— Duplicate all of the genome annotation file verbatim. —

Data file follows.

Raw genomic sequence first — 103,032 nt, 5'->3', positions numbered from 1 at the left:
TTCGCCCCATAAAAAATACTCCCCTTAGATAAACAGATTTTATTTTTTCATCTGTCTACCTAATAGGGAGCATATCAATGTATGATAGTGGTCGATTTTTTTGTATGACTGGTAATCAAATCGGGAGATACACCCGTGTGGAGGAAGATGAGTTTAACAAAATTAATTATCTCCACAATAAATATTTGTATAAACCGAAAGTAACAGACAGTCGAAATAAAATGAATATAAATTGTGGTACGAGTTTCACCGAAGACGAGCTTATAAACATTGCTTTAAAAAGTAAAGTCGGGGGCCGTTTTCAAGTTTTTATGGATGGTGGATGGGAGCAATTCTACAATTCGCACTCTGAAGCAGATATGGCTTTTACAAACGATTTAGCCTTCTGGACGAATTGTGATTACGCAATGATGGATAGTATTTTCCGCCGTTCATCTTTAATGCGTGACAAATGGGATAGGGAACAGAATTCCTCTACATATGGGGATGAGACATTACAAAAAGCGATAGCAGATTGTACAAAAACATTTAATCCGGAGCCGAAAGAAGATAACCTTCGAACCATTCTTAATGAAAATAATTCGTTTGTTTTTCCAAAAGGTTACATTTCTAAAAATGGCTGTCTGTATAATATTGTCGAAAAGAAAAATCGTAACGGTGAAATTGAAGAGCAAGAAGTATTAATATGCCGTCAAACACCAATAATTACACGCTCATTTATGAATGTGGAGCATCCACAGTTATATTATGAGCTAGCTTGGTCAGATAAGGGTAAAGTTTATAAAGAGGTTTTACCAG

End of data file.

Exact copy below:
Raw genomic sequence first — 103,032 nt, 5'->3', positions numbered from 1 at the left:
TTCGCCCCATAAAAAATACTCCCCTTAGATAAACAGATTTTATTTTTTCATCTGTCTACCTAATAGGGAGCATATCAATGTATGATAGTGGTCGATTTTTTTGTATGACTGGTAATCAAATCGGGAGATACACCCGTGTGGAGGAAGATGAGTTTAACAAAATTAATTATCTCCACAATAAATATTTGTATAAACCGAAAGTAACAGACAGTCGAAATAAAATGAATATAAATTGTGGTACGAGTTTCACCGAAGACGAGCTTATAAACATTGCTTTAAAAAGTAAAGTCGGGGGCCGTTTTCAAGTTTTTATGGATGGTGGATGGGAGCAATTCTACAATTCGCACTCTGAAGCAGATATGGCTTTTACAAACGATTTAGCCTTCTGGACGAATTGTGATTACGCAATGATGGATAGTATTTTCCGCCGTTCATCTTTAATGCGTGACAAATGGGATAGGGAACAGAATTCCTCTACATATGGGGATGAGACATTACAAAAAGCGATAGCAGATTGTACAAAAACATTTAATCCGGAGCCGAAAGAAGATAACCTTCGAACCATTCTTAATGAAAATAATTCGTTTGTTTTTCCAAAAGGTTACATTTCTAAAAATGGCTGTCTGTATAATATTGTCGAAAAGAAAAATCGTAACGGTGAAATTGAAGAGCAAGAAGTATTAATATGCCGTCAAACACCAATAATTACACGCTCATTTATGAATGTGGAGCATCCACAGTTATATTATGAGCTAGCTTGGTCAGATAAGGGTAAAGTTTATAAAGAGGTTTTACCAG